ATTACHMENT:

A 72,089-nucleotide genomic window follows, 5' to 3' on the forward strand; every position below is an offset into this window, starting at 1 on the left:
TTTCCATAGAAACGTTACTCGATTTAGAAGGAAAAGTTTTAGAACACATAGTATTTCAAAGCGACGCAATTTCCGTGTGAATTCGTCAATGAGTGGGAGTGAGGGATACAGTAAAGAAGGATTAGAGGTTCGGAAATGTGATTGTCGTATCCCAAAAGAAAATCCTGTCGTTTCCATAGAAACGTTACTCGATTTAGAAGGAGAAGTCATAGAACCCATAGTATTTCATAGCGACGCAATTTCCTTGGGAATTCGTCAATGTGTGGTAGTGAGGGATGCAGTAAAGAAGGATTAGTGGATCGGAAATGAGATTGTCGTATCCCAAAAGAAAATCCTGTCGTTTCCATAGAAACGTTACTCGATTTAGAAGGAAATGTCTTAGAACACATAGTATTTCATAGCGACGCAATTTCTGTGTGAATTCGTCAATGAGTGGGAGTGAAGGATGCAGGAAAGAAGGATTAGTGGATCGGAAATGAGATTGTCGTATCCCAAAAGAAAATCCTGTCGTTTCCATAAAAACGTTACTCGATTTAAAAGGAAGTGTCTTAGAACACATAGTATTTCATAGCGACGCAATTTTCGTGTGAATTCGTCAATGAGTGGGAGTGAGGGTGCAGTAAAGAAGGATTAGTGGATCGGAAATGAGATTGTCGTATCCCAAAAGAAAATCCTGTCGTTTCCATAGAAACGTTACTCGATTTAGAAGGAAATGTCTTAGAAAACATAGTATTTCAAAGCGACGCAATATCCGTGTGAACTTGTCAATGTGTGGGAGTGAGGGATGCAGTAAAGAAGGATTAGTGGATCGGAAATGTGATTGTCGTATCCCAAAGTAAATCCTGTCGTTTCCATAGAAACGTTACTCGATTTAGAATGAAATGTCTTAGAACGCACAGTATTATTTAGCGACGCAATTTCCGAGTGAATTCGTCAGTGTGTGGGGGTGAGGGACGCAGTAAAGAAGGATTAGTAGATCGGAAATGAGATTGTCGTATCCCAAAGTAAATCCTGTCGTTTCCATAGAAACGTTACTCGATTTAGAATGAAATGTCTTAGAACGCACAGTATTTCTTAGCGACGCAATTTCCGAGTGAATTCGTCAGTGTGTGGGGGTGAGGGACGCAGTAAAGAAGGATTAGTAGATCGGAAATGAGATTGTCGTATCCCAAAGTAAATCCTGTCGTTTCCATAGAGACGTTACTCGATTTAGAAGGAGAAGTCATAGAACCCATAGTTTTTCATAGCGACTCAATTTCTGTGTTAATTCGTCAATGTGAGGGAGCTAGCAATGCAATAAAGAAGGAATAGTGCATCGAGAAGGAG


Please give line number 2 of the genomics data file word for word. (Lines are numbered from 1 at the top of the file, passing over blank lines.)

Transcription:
TTTCCATAGAAACGTTACTCGATTTAGAAGGAAAAGTTTTAGAACACATAGTATTTCAAAGCGACGCAATTTCCGTGTGAATTCGTCAATGAGTGGGAGTGAGGGATACAGTAAAGAAGGATTAGAGGTTCGGAAATGTGATTGTCGTATCCCAAAAGAAAATCCTGTCGTTTCCATAGAAACGTTACTCGATTTAGAAGGAGAAGTCATAGAACCCATAGTATTTCATAGCGACGCAATTTCCTTGGGAATTCGTCAATGTGTGGTAGTGAGGGATGCAGTAAAGAAGGATTAGTGGATCGGAAATGAGATTGTCGTATCCCAAAAGAAAATCCTGTCGTTTCCATAGAAACGTTACTCGATTTAGAAGGAAATGTCTTAGAACACATAGTATTTCATAGCGACGCAATTTCTGTGTGAATTCGTCAATGAGTGGGAGTGAAGGATGCAGGAAAGAAGGATTAGTGGATCGGAAATGAGATTGTCGTATCCCAAAAGAAAATCCTGTCGTTTCCATAAAAACGTTACTCGATTTAAAAGGAAGTGTCTTAGAACACATAGTATTTCATAGCGACGCAATTTTCGTGTGAATTCGTCAATGAGTGGGAGTGAGGGTGCAGTAAAGAAGGATTAGTGGATCGGAAATGAGATTGTCGTATCCCAAAAGAAAATCCTGTCGTTTCCATAGAAACGTTACTCGATTTAGAAGGAAATGTCTTAGAAAACATAGTATTTCAAAGCGACGCAATATCCGTGTGAACTTGTCAATGTGTGGGAGTGAGGGATGCAGTAAAGAAGGATTAGTGGATCGGAAATGTGATTGTCGTATCCCAAAGTAAATCCTGTCGTTTCCATAGAAACGTTACTCGATTTAGAATGAAATGTCTTAGAACGCACAGTATTATTTAGCGACGCAATTTCCGAGTGAATTCGTCAGTGTGTGGGGGTGAGGGACGCAGTAAAGAAGGATTAGTAGATCGGAAATGAGATTGTCGTATCCCAAAGTAAATCCTGTCGTTTCCATAGAAACGTTACTCGATTTAGAATGAAATGTCTTAGAACGCACAGTATTTCTTAGCGACGCAATTTCCGAGTGAATTCGTCAGTGTGTGGGGGTGAGGGACGCAGTAAAGAAGGATTAGTAGATCGGAAATGAGATTGTCGTATCCCAAAGTAAATCCTGTCGTTTCCATAGAGACGTTACTCGATTTAGAAGGAGAAGTCATAGAACCCATAGTTTTTCATAGCGACTCAATTTCTGTGTTAATTCGTCAATGTGAGGGAGCTAGCAATGCAATAAAGAAGGAATAGTGCATCGAGAAGGAG